Ali’s blog

Mostly quant stuff with occasional digressions

Wheat prices hit new highs

Posted by alifinmath on February 26, 2008

In the FT:

Prices of top-quality wheat jumped 25 per cent to a record high on Monday in their largest one-day increase as Kazakhstan, one of the largest grain exporters, said it would impose export tariffs to curb sales.

The move, which follows similar export restrictions in Russia and Argentina, is likely to put further pressure on already tight global wheat supplies, analysts said.

Spring wheat at the Minneapolis Grain Exchange surged an unprecedented $4.75 to a record high of $24 a bushel as consumers scrambled to secure supplies and speculators poured fresh money into the agriculture market.

The price of spring wheat, used to bake bread, has more than doubled since January and has risen fourfold in the last year, contributing to a rise in global food inflation.

Iraq and Turkey said they were planning substantial wheat purchases to replenish inventories and analysts said China could be forced to follow because of drought damage to its next crop.

Global supplies are scarce after extreme weather damaged the crops in Australia, Canada and the European Union. As a result, the US is experiencing record demand and its inventories are set to drop to the lowest for 60 years.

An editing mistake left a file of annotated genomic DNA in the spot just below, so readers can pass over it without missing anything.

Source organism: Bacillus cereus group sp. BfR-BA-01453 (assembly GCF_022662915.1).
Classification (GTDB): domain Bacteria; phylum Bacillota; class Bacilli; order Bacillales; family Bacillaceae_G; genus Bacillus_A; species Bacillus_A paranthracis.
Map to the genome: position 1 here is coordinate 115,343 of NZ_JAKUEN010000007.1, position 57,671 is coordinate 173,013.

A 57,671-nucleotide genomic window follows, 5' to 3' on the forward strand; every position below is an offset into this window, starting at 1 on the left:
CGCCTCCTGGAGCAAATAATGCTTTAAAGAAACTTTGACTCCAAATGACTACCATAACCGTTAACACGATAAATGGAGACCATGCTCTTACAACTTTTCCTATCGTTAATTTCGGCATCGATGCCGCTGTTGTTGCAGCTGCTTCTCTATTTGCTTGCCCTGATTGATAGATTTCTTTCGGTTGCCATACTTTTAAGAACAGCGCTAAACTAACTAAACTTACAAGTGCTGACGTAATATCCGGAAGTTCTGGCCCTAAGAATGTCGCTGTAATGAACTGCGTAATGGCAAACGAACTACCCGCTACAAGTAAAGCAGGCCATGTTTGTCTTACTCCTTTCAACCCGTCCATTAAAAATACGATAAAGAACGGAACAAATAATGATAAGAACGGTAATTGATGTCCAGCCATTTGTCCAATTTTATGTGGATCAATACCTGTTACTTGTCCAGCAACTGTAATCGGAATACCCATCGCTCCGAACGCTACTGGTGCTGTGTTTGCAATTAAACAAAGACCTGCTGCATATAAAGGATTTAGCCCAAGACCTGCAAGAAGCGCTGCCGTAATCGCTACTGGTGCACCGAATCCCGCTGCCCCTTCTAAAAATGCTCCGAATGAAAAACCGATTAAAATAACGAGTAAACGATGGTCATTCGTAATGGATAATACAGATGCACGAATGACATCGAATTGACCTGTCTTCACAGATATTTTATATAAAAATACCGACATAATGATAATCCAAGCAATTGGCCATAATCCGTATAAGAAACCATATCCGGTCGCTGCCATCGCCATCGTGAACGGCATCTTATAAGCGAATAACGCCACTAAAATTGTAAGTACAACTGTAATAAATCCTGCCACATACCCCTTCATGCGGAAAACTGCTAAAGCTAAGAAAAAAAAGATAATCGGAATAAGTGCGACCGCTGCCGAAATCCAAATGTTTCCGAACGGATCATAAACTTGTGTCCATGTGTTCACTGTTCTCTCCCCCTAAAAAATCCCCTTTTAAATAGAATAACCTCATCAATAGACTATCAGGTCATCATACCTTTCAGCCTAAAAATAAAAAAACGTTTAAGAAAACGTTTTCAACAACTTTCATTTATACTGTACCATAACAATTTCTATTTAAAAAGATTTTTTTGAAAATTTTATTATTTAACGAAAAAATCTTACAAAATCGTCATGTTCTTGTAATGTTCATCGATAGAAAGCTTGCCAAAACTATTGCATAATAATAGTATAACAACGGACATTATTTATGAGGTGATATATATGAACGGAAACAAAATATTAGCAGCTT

Climate change is for real and we can expect escalating problems with regard to agricultural produce in the years to come as a stressed biosphere behaves ever more erratically and starts to fail because of the pressure it’s undergoing. In this as in everything else, governments — particularly the US government — will do too little too late.

The population estimates for 10,000 BC vary between 1m and 10m. This was when we still hunter-gatherers, I guess, before the neolithic era. Even if we accept the higher figure — 10m — we are now 700 times as many and this has to tell on our environment. In particular, the environmental impact of those in the West — particularly the United States — is unsustainable with regard to soil degradation, supplies of fresh water, and climate change. This will be reflected in, among other things, pricier food.


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